Inspectorate uncovers violations at major road project

April 20, 2016 | 15:00
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A string of violations uncovered in the construction investment management of National Highway 5’s extension running from North Thang Long – Van Tri urban area to Chui Bridge in Hanoi’s Long Bien district were recently exposed to the public.

Crowning the commemorative celebration of the 1,000-year Thang Long-Hanoi, such violations turned one of the biggest infrastructure projects into an archetype of poor investment efficiency in public investment management.

Accordingly, on March 31, the Government Office issued Document 2153/VPCP-V.I on post-inspection treatment measures to National Highway 5’s 13.3- kilometre extension project.

According to Deputy Prime Minister Nguyen Xuan Phuc (now Prime Minister)’s guidelines, the Hanoi People’s Committee must review and clarify the responsibilities of authorised bodies and individuals related to the wrongdoings and violations highlighted in the inspectors’ conclusion report.

The Committee was also required to radically tackle the inspectorate’s proposals related to the project’s economic aspects and report to the prime minister before the end of June, 2016.

Earlier, in late December 2015, the Government Inspectorate issued its conclusions after nearly two years of inspection at the project, indicating the complicity and scope of violations.

The National Highway 5 extension project is of special significance to Hanoi’s transport network, as it links the areas north of Hanoi city to the northern economic triangle consisting of Hanoi, Haiphong, and Quang Ninh, through belt road systems II and III.

The project, therefore, was approved by the Prime Minister to be among the projects celebrating the 1,000-year Thang Long-Hanoi anniversary.

The project is developed by Ta Ngan Infrastructure Project Management Unit, under the direct management of Hanoi People’s Committee.

The Ministry of Transport’s Transport Engineering Design Inc. (TEDI) was appointed to take charge of drawing, appraising, and approving the investment plan as well as the blue print.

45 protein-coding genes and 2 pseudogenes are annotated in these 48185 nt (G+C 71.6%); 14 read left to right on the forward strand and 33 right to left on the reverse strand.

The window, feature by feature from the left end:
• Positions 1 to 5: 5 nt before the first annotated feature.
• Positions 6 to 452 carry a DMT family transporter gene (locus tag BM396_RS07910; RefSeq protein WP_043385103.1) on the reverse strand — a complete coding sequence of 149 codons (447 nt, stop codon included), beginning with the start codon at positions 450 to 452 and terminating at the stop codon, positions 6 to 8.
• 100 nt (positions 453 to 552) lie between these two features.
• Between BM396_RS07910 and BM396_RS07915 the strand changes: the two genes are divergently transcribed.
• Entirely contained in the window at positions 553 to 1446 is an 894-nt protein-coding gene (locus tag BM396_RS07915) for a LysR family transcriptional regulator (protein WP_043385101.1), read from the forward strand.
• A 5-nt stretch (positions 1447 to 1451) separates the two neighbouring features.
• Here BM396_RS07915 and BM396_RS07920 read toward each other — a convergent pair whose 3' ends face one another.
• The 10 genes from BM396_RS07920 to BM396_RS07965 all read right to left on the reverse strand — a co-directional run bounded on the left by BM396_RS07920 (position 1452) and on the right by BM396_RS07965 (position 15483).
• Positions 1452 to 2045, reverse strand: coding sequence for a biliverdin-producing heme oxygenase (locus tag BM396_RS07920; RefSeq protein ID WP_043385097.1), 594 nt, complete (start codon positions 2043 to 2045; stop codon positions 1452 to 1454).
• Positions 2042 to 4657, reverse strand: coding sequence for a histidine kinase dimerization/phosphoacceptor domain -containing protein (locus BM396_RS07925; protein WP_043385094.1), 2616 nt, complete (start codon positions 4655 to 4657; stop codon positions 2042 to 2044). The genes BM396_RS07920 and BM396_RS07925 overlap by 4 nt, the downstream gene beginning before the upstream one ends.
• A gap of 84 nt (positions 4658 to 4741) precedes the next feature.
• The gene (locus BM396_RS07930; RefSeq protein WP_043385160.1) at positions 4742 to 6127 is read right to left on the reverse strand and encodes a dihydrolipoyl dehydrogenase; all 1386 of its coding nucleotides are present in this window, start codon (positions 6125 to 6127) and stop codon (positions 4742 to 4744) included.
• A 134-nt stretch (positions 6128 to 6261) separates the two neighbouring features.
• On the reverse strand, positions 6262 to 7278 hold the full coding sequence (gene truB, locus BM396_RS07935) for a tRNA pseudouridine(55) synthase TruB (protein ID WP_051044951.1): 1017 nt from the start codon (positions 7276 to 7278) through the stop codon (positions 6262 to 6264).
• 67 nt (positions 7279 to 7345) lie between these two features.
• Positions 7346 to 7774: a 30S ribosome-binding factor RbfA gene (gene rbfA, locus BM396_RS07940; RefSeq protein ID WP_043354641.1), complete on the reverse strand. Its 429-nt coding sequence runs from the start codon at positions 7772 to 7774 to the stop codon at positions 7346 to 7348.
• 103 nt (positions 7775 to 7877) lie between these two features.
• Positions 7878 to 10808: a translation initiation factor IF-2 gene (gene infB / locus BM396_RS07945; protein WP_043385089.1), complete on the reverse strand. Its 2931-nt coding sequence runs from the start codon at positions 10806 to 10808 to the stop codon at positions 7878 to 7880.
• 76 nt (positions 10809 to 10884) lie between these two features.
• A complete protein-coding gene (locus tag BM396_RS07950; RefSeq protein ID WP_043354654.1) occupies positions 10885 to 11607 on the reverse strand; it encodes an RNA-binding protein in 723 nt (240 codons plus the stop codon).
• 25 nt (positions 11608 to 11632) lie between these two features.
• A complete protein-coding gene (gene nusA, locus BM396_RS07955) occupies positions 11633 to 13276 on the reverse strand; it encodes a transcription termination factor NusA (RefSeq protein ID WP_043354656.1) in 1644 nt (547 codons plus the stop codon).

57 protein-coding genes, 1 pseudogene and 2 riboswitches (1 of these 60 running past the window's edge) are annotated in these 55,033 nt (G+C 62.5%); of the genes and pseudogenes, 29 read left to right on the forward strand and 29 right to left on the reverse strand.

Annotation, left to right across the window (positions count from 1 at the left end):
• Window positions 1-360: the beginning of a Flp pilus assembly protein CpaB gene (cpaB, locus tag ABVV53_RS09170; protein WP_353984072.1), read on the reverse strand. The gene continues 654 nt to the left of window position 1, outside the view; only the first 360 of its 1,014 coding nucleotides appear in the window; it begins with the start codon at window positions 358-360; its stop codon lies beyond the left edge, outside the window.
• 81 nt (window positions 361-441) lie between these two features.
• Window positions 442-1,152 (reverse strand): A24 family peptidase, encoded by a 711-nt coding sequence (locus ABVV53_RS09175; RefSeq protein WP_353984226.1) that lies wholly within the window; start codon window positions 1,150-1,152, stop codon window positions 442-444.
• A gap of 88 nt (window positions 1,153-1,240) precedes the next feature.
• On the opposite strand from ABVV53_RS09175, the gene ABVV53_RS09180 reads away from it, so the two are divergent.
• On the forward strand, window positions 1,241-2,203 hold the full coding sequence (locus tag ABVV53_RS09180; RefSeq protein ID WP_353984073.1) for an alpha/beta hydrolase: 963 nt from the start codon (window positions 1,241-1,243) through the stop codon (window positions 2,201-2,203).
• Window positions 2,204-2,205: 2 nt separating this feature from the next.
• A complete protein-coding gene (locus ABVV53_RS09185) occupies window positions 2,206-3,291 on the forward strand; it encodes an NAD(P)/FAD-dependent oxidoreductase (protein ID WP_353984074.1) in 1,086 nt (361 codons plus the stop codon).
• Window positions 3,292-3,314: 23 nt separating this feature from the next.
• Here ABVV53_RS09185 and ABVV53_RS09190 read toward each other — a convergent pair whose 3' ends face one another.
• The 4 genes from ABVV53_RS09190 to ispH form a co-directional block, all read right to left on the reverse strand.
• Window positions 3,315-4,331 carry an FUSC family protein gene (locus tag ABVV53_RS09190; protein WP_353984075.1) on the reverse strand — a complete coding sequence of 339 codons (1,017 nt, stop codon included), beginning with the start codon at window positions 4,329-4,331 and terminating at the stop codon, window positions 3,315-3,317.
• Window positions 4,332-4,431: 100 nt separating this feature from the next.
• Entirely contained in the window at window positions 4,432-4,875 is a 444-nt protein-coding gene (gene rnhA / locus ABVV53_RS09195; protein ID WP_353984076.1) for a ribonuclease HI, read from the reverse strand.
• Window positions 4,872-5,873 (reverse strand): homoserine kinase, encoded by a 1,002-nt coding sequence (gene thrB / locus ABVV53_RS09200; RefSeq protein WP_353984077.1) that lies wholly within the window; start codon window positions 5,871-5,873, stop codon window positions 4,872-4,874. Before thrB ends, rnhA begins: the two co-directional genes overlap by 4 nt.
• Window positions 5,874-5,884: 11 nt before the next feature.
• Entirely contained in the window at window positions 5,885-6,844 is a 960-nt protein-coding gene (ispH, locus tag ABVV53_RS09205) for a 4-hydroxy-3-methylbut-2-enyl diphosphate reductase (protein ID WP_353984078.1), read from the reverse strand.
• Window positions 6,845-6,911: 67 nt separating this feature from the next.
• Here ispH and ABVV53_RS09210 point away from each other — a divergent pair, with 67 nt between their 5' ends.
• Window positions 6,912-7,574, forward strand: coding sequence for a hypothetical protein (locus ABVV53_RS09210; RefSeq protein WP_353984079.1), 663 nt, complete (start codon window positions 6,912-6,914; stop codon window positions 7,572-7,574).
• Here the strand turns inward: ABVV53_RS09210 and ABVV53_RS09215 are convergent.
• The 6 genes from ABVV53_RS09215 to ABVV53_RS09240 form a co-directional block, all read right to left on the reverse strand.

The project’s investment capital was gathered from the auction of land use rights, and a temporary allocation of the state budget, if this sum is deemed insufficient.

The inspection highlighted a lot of violations and wrongdoings at the project. At the time of inspection, the bidding packages were not completed yet, a delay of more than six years, according to schedule.

Following the project’s bidding plan, which was approved by the Hanoi People’s Committee, the project consisted of 13 bidding packages, going underway from June 2005 and slated for completion in 2008.

The implementation, in fact, was patchy. Two packages were started in 2005, four in 2006, and two more in 2008. Five remaining packages were commenced five years later.

Defaulting on deadlines has driven up the project’s total investment capital from VND3.53 trillion ($162 million) to VND6.6 trillion ($305 million), which explains the inspector’s assumption that the project wasted state budget and reported low investment efficiency.

Besides, financial violations amounting to VND657 trillion ($30 million), approximately 10 per cent of the total investment cost, were detected by government inspectors.

By By Anh Minh

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